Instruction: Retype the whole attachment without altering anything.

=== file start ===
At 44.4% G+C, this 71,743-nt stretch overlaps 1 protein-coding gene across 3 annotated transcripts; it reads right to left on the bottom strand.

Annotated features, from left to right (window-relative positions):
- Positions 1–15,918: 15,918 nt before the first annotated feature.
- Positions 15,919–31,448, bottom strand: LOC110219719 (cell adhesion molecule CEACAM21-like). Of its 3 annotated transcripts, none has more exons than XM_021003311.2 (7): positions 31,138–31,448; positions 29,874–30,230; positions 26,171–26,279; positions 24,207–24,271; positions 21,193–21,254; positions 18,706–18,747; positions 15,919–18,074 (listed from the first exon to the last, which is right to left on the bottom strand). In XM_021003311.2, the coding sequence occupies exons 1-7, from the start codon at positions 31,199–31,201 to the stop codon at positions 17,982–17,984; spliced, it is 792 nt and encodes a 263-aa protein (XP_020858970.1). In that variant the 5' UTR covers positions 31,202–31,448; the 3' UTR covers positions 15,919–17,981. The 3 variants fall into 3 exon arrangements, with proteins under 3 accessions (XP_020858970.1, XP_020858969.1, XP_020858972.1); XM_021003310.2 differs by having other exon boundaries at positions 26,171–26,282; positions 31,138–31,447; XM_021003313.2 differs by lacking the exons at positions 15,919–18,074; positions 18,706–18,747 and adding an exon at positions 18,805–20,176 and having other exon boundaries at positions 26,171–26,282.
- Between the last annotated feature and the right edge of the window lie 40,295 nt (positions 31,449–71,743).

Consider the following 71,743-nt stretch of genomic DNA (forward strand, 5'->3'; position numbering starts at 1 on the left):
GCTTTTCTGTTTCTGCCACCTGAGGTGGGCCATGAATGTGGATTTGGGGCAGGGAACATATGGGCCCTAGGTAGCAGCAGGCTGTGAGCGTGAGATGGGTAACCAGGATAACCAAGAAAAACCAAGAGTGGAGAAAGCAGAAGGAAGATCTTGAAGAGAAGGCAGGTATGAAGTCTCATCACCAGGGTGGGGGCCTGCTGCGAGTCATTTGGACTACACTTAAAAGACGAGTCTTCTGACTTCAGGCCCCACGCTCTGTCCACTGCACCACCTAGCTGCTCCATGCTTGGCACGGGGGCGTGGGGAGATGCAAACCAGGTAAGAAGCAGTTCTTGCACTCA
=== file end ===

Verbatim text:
At 44.4% G+C, this 71,743-nt stretch overlaps 1 protein-coding gene across 3 annotated transcripts; it reads right to left on the bottom strand.

Annotated features, from left to right (window-relative positions):
- Positions 1–15,918: 15,918 nt before the first annotated feature.
- Positions 15,919–31,448, bottom strand: LOC110219719 (cell adhesion molecule CEACAM21-like). Of its 3 annotated transcripts, none has more exons than XM_021003311.2 (7): positions 31,138–31,448; positions 29,874–30,230; positions 26,171–26,279; positions 24,207–24,271; positions 21,193–21,254; positions 18,706–18,747; positions 15,919–18,074 (listed from the first exon to the last, which is right to left on the bottom strand). In XM_021003311.2, the coding sequence occupies exons 1-7, from the start codon at positions 31,199–31,201 to the stop codon at positions 17,982–17,984; spliced, it is 792 nt and encodes a 263-aa protein (XP_020858970.1). In that variant the 5' UTR covers positions 31,202–31,448; the 3' UTR covers positions 15,919–17,981. The 3 variants fall into 3 exon arrangements, with proteins under 3 accessions (XP_020858970.1, XP_020858969.1, XP_020858972.1); XM_021003310.2 differs by having other exon boundaries at positions 26,171–26,282; positions 31,138–31,447; XM_021003313.2 differs by lacking the exons at positions 15,919–18,074; positions 18,706–18,747 and adding an exon at positions 18,805–20,176 and having other exon boundaries at positions 26,171–26,282.
- Between the last annotated feature and the right edge of the window lie 40,295 nt (positions 31,449–71,743).

Consider the following 71,743-nt stretch of genomic DNA (forward strand, 5'->3'; position numbering starts at 1 on the left):
GCTTTTCTGTTTCTGCCACCTGAGGTGGGCCATGAATGTGGATTTGGGGCAGGGAACATATGGGCCCTAGGTAGCAGCAGGCTGTGAGCGTGAGATGGGTAACCAGGATAACCAAGAAAAACCAAGAGTGGAGAAAGCAGAAGGAAGATCTTGAAGAGAAGGCAGGTATGAAGTCTCATCACCAGGGTGGGGGCCTGCTGCGAGTCATTTGGACTACACTTAAAAGACGAGTCTTCTGACTTCAGGCCCCACGCTCTGTCCACTGCACCACCTAGCTGCTCCATGCTTGGCACGGGGGCGTGGGGAGATGCAAACCAGGTAAGAAGCAGTTCTTGCACTCA